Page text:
23 and 1/2 Hours Leave (March 21, 1937)
Released on March 21, 1937: (running time 1 hour and 10 minutes) The trouble started when Sergeant Gray bet that he would eat a breakfast of patty cakes with the General within one month.
Produced by Douglas MacLean
Directed by John G. Blystone
Written by Mary Roberts Rinehart, Henry McCarty, Harry Ruskin and Samuel J. Warshawsky
The Actors: James Ellison (Sergeant Robert Gray), Terry Walker (Peggy Markley), Morgan Hill (Tommy), Arthur Lake (Sergeant Turner), Paul Harvey (General Markley), Wally Maher (Sergeant Beans Banning), Andy Andrews (Sergeant Jake Solomon), Murray Alper (Sergeant Schultz), Pat Gleason (Sergeant Squibb), John Kelly (Sergeant Tubbs), Russell Hicks (Captain Barker), Ward Bond (Top Sergeant Burke), Frank Darien (elevator operator), Sam Flint (Chief of Police), Bud Geary (gate sentry), Harrison Greene (J. Brown), George Magrill (waiter, soldier), Jim Mason (army cook), Ivan Miller (Captain Burns), Frank O'Connor (policeman), Jack Pennick (Sergeant Johnson), Harry Tenbrook (stockade Sergeant)
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The Impossible Wager over Patty Cakes
America joined into World War One early in 1917, and by the end of 1918 it was all over. A year later, Thomas Ince, one of the pioneers of moving pictures, filmed a comedy about Army men in training to join the war, and called it “23 ½ Hour’s Leave.” Silent screen actor Douglas MacLean was the leading man. In 1937, twenty years after the story about men in 1917 getting ready to go to war, Douglas MacLean produced the same story that he starred in, but now with sound, and different actors.
James Ellison was chosen to play the part that Douglas MacLean played in the silent version. James Ellison became instantly famous when he took the role of side-kick to a new cowboy hero, Hopalong Cassidy. He acted in the first 8 Hopalong Cassidy adventures, and he was told that he could become the next motion picture superstar in the mold of Gary Cooper.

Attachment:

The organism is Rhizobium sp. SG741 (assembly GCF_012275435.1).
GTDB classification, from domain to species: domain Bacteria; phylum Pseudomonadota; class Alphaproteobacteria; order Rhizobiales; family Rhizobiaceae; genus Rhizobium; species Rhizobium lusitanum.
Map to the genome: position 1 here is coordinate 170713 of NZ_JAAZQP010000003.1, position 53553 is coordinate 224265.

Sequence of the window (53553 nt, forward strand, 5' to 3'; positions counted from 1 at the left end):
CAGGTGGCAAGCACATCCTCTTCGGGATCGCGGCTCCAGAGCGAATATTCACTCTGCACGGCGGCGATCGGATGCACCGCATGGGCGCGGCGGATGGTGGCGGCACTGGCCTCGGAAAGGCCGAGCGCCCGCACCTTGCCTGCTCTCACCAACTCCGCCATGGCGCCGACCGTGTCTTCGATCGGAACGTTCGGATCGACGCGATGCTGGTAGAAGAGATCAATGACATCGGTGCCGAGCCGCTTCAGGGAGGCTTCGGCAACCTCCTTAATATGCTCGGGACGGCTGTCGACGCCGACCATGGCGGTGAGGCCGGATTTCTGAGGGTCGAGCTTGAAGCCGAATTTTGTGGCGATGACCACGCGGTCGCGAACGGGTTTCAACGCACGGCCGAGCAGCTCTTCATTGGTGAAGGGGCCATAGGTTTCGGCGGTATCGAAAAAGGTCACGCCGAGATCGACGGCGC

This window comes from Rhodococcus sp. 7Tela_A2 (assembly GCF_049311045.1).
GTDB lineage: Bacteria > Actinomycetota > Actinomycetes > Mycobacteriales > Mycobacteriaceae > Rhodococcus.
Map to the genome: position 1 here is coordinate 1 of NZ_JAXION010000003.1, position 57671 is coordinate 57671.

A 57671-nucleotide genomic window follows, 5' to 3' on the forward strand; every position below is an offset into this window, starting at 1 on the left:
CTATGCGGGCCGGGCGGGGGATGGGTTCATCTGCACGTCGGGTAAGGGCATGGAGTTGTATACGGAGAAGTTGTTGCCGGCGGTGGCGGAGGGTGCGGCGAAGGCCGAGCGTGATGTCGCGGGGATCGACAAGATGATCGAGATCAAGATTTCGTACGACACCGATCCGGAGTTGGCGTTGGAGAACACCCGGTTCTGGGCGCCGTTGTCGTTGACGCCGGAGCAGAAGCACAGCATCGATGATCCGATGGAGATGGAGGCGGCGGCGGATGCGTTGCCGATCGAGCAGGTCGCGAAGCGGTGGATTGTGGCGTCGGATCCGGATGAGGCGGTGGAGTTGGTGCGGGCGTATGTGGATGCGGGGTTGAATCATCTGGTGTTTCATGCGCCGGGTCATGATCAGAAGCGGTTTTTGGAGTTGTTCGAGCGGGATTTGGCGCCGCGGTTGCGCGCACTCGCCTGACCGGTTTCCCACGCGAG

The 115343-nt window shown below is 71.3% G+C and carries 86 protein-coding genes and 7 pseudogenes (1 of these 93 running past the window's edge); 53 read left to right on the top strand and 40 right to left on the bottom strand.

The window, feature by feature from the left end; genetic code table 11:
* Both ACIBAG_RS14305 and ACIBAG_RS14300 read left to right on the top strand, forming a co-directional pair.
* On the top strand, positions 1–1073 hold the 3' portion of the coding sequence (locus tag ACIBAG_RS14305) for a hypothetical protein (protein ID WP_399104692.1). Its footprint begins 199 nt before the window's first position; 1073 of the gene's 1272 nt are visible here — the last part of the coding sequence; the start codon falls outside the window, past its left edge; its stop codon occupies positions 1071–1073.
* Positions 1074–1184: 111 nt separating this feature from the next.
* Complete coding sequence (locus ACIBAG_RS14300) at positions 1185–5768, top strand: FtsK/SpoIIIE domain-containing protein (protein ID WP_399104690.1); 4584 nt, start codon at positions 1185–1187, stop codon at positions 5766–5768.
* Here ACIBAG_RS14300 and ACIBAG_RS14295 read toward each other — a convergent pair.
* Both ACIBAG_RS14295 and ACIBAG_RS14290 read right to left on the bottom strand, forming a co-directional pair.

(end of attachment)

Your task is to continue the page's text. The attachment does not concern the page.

After filming his eighth Hopalong Cassidy adventure he left that series to make his mark and become a superstar leading man. This is the first film he made after his Hopalong Cassidy days. James Ellison did become fabulously wealthy, possibly wealthier than Gary Cooper or any other superstar, but not because of motion pictures. He began dabbling in real estate during his final movie years, and became a noted real estate developer, building many of the magnificent homes in Beverly Hills, including the homes along Ellison Drive.
In this adventure, James Ellison is a Sergeant who likes to live on the edge of adventure, usually creating and participating in incidents that end up in chaos and trouble with the General. His outfit of good-natured misfits will create havoc on the army base and in town, challenging the ability of the Army to build fighting men out of happy-go-lucky boys. Pop a big bowl of white kernel popcorn with plenty of warm melted butter drizzled over it and enjoy the show.
Andy Andrews and James Ellison
Andy Andrews, Joyn Kelly, Arthur Lake
Andy Andrews and Wally Maher
Arthur Lake and Murray Alper
James Ellison and Pat Gleason
James Ellison and Paul Harvey
James Ellison and Terry Walker
James Ellison and Wally Maher
John Kelly and Arthur Lake
Morgan Hill and Paul Harvey
Russell Hicks and James Ellison
Wally Maher and James Ellison